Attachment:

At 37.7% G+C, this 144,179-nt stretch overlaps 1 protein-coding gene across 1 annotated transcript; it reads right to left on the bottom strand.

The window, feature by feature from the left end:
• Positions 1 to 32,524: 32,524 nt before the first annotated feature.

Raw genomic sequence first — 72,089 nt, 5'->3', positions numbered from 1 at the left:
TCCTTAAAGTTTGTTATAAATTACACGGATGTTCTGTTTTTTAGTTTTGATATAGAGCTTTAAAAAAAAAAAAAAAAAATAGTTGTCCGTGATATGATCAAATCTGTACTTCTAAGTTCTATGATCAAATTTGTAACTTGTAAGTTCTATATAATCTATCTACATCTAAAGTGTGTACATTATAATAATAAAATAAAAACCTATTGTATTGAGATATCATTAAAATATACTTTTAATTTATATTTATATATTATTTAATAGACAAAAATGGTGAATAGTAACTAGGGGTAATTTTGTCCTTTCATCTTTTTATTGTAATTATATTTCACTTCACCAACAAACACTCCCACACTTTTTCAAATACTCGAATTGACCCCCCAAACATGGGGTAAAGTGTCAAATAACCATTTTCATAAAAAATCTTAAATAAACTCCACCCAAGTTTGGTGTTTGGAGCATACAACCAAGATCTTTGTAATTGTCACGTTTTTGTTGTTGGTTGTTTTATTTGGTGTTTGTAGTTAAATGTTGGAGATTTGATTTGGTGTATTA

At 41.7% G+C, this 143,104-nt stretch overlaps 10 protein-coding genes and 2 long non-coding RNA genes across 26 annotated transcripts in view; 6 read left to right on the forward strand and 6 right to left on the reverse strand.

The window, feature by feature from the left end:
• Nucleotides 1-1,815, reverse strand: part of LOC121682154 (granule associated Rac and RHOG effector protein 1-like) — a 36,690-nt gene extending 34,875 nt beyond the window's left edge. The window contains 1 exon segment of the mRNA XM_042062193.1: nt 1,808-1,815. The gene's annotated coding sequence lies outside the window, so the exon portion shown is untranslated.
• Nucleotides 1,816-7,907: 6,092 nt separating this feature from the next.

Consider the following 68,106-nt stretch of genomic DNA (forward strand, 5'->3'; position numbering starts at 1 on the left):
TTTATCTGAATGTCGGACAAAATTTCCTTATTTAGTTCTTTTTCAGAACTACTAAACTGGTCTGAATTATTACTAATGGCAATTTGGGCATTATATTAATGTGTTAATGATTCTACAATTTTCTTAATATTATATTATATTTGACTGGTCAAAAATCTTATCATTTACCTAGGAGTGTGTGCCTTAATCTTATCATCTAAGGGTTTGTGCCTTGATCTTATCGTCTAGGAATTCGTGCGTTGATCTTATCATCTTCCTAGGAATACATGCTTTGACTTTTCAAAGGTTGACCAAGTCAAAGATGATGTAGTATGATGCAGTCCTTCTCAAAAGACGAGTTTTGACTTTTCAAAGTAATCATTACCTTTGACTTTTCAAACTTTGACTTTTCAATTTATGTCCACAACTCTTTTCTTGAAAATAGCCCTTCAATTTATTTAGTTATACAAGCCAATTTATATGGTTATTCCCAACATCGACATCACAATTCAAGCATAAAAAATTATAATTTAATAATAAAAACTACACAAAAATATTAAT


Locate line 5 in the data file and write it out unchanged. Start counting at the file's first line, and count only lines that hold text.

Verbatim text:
TCCTTAAAGTTTGTTATAAATTACACGGATGTTCTGTTTTTTAGTTTTGATATAGAGCTTTAAAAAAAAAAAAAAAAAATAGTTGTCCGTGATATGATCAAATCTGTACTTCTAAGTTCTATGATCAAATTTGTAACTTGTAAGTTCTATATAATCTATCTACATCTAAAGTGTGTACATTATAATAATAAAATAAAAACCTATTGTATTGAGATATCATTAAAATATACTTTTAATTTATATTTATATATTATTTAATAGACAAAAATGGTGAATAGTAACTAGGGGTAATTTTGTCCTTTCATCTTTTTATTGTAATTATATTTCACTTCACCAACAAACACTCCCACACTTTTTCAAATACTCGAATTGACCCCCCAAACATGGGGTAAAGTGTCAAATAACCATTTTCATAAAAAATCTTAAATAAACTCCACCCAAGTTTGGTGTTTGGAGCATACAACCAAGATCTTTGTAATTGTCACGTTTTTGTTGTTGGTTGTTTTATTTGGTGTTTGTAGTTAAATGTTGGAGATTTGATTTGGTGTATTA